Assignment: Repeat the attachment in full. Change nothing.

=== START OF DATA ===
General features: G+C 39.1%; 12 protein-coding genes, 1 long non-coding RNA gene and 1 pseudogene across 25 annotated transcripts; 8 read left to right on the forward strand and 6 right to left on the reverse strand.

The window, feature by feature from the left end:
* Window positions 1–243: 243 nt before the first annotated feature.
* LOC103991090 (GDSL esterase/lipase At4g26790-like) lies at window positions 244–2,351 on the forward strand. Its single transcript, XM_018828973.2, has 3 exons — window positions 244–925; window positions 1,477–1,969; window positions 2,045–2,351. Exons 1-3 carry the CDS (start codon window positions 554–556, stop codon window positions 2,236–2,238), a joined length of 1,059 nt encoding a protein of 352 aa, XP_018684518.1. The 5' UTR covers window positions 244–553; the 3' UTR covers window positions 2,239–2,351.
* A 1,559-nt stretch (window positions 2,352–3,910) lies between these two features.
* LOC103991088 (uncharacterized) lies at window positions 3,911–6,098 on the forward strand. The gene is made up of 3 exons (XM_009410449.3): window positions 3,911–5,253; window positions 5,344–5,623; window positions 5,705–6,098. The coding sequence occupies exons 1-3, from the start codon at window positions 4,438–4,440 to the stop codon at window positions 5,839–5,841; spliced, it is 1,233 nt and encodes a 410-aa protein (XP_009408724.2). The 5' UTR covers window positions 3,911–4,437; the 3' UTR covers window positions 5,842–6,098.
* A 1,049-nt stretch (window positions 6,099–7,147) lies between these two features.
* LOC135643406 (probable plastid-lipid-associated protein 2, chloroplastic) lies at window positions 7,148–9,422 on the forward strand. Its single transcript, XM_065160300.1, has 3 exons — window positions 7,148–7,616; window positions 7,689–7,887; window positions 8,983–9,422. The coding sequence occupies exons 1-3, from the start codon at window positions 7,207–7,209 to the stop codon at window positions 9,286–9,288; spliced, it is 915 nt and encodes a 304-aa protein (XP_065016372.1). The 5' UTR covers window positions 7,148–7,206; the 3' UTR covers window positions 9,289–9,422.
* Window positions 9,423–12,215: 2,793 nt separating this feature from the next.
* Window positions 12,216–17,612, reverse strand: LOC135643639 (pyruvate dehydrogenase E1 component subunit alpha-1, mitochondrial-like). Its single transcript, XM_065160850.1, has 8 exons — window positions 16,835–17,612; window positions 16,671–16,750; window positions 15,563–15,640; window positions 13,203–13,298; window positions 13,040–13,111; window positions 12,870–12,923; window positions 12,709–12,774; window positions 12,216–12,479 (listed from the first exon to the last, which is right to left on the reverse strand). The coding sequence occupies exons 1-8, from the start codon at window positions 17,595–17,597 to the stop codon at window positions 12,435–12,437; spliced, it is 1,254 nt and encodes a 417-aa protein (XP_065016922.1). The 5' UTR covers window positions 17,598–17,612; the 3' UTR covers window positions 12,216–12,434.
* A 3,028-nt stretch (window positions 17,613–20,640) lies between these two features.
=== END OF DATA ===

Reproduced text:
General features: G+C 39.1%; 12 protein-coding genes, 1 long non-coding RNA gene and 1 pseudogene across 25 annotated transcripts; 8 read left to right on the forward strand and 6 right to left on the reverse strand.

The window, feature by feature from the left end:
* Window positions 1–243: 243 nt before the first annotated feature.
* LOC103991090 (GDSL esterase/lipase At4g26790-like) lies at window positions 244–2,351 on the forward strand. Its single transcript, XM_018828973.2, has 3 exons — window positions 244–925; window positions 1,477–1,969; window positions 2,045–2,351. Exons 1-3 carry the CDS (start codon window positions 554–556, stop codon window positions 2,236–2,238), a joined length of 1,059 nt encoding a protein of 352 aa, XP_018684518.1. The 5' UTR covers window positions 244–553; the 3' UTR covers window positions 2,239–2,351.
* A 1,559-nt stretch (window positions 2,352–3,910) lies between these two features.
* LOC103991088 (uncharacterized) lies at window positions 3,911–6,098 on the forward strand. The gene is made up of 3 exons (XM_009410449.3): window positions 3,911–5,253; window positions 5,344–5,623; window positions 5,705–6,098. The coding sequence occupies exons 1-3, from the start codon at window positions 4,438–4,440 to the stop codon at window positions 5,839–5,841; spliced, it is 1,233 nt and encodes a 410-aa protein (XP_009408724.2). The 5' UTR covers window positions 3,911–4,437; the 3' UTR covers window positions 5,842–6,098.
* A 1,049-nt stretch (window positions 6,099–7,147) lies between these two features.
* LOC135643406 (probable plastid-lipid-associated protein 2, chloroplastic) lies at window positions 7,148–9,422 on the forward strand. Its single transcript, XM_065160300.1, has 3 exons — window positions 7,148–7,616; window positions 7,689–7,887; window positions 8,983–9,422. The coding sequence occupies exons 1-3, from the start codon at window positions 7,207–7,209 to the stop codon at window positions 9,286–9,288; spliced, it is 915 nt and encodes a 304-aa protein (XP_065016372.1). The 5' UTR covers window positions 7,148–7,206; the 3' UTR covers window positions 9,289–9,422.
* Window positions 9,423–12,215: 2,793 nt separating this feature from the next.
* Window positions 12,216–17,612, reverse strand: LOC135643639 (pyruvate dehydrogenase E1 component subunit alpha-1, mitochondrial-like). Its single transcript, XM_065160850.1, has 8 exons — window positions 16,835–17,612; window positions 16,671–16,750; window positions 15,563–15,640; window positions 13,203–13,298; window positions 13,040–13,111; window positions 12,870–12,923; window positions 12,709–12,774; window positions 12,216–12,479 (listed from the first exon to the last, which is right to left on the reverse strand). The coding sequence occupies exons 1-8, from the start codon at window positions 17,595–17,597 to the stop codon at window positions 12,435–12,437; spliced, it is 1,254 nt and encodes a 417-aa protein (XP_065016922.1). The 5' UTR covers window positions 17,598–17,612; the 3' UTR covers window positions 12,216–12,434.
* A 3,028-nt stretch (window positions 17,613–20,640) lies between these two features.